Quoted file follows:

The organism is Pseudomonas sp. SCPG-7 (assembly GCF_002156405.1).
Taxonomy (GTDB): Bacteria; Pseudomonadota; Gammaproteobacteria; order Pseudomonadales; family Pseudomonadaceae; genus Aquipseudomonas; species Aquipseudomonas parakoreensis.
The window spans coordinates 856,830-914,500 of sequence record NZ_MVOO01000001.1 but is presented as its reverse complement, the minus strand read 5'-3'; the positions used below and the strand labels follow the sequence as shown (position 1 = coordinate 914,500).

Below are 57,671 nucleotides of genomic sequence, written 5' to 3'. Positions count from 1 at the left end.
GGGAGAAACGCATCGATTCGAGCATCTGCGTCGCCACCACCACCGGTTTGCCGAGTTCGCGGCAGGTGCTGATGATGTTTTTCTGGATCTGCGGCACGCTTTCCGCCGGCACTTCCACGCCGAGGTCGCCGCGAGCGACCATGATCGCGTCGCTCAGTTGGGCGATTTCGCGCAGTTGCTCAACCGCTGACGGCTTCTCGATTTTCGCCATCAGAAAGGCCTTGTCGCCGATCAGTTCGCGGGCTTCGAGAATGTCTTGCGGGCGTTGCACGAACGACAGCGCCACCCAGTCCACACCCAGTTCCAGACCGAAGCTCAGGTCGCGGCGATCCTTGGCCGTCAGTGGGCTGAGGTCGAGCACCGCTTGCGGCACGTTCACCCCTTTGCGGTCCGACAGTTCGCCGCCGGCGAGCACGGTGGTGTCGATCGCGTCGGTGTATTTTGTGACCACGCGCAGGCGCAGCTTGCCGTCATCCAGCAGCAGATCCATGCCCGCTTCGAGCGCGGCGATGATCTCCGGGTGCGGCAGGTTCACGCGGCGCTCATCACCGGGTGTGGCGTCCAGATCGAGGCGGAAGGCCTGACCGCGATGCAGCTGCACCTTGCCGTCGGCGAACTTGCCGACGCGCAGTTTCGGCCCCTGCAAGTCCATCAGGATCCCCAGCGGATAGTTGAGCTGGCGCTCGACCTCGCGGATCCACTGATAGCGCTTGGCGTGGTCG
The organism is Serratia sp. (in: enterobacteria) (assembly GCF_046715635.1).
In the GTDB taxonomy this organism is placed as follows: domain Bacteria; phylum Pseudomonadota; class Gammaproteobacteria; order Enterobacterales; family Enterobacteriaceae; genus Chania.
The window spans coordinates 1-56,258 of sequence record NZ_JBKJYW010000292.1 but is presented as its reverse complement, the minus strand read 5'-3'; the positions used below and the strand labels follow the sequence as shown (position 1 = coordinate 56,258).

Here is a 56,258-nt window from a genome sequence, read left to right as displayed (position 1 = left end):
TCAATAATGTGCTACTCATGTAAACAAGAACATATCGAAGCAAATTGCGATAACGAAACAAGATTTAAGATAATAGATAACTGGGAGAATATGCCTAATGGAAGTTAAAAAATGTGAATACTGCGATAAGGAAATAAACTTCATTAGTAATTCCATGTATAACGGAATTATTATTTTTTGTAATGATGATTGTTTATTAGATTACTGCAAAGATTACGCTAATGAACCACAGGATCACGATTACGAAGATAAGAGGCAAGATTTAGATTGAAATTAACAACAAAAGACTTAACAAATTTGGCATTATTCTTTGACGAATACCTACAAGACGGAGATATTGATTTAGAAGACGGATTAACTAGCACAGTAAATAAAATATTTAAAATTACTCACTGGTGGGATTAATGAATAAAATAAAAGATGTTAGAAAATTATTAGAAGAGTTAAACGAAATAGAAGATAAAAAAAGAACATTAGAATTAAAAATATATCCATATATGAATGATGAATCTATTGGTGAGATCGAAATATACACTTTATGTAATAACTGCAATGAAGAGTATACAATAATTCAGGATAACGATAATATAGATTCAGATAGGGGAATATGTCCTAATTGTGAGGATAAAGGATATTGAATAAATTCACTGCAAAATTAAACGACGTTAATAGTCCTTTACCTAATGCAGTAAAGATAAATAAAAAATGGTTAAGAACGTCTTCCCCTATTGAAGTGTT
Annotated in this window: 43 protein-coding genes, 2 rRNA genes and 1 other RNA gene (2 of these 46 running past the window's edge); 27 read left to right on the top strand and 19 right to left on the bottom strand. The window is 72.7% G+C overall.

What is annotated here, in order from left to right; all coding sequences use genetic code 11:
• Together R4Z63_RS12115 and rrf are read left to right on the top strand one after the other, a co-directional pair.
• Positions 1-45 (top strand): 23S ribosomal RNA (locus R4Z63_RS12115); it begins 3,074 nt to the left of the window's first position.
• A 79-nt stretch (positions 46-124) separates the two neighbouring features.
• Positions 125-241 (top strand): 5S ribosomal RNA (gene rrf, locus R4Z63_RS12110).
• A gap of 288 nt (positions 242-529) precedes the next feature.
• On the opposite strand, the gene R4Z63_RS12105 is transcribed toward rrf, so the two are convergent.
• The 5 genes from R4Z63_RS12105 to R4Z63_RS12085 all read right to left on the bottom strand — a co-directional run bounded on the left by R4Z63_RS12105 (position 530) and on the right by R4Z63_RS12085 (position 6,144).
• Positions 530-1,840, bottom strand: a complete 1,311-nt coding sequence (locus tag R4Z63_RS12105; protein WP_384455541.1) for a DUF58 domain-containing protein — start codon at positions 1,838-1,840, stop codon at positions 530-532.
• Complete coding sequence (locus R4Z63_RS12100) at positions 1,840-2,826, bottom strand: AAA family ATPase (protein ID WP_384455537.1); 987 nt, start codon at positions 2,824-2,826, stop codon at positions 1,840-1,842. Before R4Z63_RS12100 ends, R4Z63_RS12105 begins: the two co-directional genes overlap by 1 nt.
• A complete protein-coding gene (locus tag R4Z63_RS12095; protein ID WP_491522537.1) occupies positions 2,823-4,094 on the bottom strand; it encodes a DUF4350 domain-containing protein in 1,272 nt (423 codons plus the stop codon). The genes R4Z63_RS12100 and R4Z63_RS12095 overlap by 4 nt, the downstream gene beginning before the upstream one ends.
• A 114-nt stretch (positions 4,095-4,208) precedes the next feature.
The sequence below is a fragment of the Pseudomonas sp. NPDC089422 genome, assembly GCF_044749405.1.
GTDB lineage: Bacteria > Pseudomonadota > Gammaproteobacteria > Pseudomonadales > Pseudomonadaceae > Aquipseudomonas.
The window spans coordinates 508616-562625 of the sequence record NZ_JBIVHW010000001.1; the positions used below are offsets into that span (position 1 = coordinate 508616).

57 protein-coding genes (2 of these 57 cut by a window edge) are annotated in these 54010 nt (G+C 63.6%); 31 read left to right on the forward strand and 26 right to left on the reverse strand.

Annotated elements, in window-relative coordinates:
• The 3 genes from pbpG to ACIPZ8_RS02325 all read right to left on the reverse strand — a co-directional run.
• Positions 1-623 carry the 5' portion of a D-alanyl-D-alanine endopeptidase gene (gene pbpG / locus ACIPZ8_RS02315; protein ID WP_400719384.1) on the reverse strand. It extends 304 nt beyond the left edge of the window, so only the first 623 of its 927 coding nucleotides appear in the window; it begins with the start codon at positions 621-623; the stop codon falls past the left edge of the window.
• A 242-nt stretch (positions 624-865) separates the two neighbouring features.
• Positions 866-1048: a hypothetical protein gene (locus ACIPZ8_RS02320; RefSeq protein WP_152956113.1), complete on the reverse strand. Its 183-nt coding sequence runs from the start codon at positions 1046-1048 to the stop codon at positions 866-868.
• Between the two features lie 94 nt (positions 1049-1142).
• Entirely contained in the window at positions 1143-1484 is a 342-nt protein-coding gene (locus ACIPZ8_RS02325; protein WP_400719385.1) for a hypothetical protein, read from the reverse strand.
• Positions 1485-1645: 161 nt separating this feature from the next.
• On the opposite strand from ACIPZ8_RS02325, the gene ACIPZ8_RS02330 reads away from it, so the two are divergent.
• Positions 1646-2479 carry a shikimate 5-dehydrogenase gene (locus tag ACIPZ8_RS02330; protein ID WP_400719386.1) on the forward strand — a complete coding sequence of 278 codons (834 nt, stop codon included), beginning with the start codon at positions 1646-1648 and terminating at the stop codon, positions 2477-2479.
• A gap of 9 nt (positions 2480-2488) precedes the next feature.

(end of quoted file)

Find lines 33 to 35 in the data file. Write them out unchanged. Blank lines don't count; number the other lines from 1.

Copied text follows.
• Between the two features lie 94 nt (positions 1049-1142).
• Entirely contained in the window at positions 1143-1484 is a 342-nt protein-coding gene (locus ACIPZ8_RS02325; protein WP_400719385.1) for a hypothetical protein, read from the reverse strand.
• Positions 1485-1645: 161 nt separating this feature from the next.